Faux Meat Beyond Meat

Beyond Meat has been all the rage since it hit the market, with shares climbing to over 6x the IPO price of $25, but competition is heating up as market heavyweights bet big on the new faux meat trend.

Pinpointing just how much Beyond Meat is worth is one of the hottest subjects on Wall Street following an almost 700% surge in its stock since its initial public offering on May 2. The company has attracted investors wagering it will end up being the dominant player in the emerging market for faux meat hamburgers, sausages, and other meat options, even though the company has yet to turn a profit.

Beyond Meat is the best-performing US IPO of 2019 up until now. Nevertheless, the stock has experienced several rounds of volatility in recent weeks. Moreover, however, this new healthy alternative has captured the attention of some of the food industry’s greatest players.

Faux meat is Wall Street’s new favorite trend

Major companies such as Tyson Foods and Nestle have revealed comparable faux meat plant-based products, while competitor Impossible Foods has had success working with Burger King to launch the Impossible Whopper across the US.

Tyson Foods released its Tyson Foods 2019 Summer Trends Report on Wednesday, and in it, the business outlined eight new food patterns expected to shake up the industry. On the top of the list? You guessed it … alternative meat.

“The numbers reflect the interest: the alternative protein segment is growing double digits. This is clearly a trend that is not going away,” the report stated.

Tyson– a one-time financier in Beyond Meat– is betting that it can attract more customers who are worried about their health and animal well-being. The food producer’s move into the faux meat space will likewise test the argument from some Beyond Meat analysts that plant-based products designed to look like and taste like real meat will be hard for rivals to replicate.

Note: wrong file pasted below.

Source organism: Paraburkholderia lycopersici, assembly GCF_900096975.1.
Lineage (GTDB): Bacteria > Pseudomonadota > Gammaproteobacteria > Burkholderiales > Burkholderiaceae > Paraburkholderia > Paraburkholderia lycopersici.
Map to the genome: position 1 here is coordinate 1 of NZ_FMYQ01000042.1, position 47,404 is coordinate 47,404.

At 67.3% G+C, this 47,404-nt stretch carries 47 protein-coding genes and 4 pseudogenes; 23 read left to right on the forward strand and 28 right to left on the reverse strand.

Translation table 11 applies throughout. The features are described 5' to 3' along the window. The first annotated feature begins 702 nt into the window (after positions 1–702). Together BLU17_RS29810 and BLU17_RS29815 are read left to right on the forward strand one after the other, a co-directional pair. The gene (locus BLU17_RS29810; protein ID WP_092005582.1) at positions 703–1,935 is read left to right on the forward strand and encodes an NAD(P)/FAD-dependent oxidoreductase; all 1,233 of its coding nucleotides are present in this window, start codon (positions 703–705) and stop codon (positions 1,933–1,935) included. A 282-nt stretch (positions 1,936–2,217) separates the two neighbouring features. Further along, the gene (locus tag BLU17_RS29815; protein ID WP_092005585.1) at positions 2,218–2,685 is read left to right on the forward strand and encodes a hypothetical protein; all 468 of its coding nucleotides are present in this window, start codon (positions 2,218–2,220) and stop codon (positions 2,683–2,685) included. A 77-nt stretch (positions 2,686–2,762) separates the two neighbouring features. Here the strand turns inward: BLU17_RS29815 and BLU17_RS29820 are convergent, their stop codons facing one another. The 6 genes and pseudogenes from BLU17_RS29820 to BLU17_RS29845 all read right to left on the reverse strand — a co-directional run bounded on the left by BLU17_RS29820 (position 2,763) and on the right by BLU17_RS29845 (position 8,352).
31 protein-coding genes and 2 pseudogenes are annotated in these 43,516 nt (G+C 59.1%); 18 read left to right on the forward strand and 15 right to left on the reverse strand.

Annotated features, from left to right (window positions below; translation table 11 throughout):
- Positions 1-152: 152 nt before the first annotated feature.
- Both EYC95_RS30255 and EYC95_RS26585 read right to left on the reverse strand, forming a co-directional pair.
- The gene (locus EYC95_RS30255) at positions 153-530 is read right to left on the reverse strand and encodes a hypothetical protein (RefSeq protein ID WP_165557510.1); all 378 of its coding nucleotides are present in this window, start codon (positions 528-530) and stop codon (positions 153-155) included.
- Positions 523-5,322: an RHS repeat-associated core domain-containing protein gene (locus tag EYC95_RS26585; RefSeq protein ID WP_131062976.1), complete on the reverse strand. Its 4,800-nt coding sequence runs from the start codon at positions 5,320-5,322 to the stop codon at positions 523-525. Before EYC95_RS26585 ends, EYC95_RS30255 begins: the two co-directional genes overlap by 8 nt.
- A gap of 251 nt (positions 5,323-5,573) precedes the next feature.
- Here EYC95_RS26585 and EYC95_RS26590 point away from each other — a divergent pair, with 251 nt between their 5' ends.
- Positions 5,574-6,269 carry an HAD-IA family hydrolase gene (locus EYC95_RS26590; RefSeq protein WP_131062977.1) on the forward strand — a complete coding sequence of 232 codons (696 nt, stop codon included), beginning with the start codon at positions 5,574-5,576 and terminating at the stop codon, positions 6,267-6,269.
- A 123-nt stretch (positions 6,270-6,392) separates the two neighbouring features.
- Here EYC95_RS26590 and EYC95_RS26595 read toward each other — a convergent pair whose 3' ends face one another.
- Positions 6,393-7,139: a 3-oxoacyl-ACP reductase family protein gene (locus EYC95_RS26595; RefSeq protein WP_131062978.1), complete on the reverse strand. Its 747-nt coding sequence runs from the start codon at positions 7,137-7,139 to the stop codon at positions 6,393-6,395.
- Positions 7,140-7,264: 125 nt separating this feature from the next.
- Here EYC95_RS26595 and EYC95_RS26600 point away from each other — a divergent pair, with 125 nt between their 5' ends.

Beyond Meat’s biggest rival, UK-based The Meatless Farm revealed on Monday that it had secured an agreement to sell its hamburgers at Whole Foods shops in the United States. market.

Analysts raise concerns over Beyond’s valuation

At nearly $9 billion, Beyond Meat’s market cap is near several fully grown food companies. Poultry producer Pilgrim’s Pride, for instance, checks in at $6 billion, and Campbell Soup Co, which is essentially a household name, boasts a market cap of $12 billion.

Many Wall Street players do not see the company’s high valuation as warranted. The eight experts covering the stock have price targets ranging from 11% to as much as 46% below the present share cost of around $158, following its recent rally.

As it stands right now, Beyond’s price is too high for anyone to consider it a purchasing chance. No Wall Street expert who covers the stock has a ranking above neutral, and one bear states that now is the time to offer.

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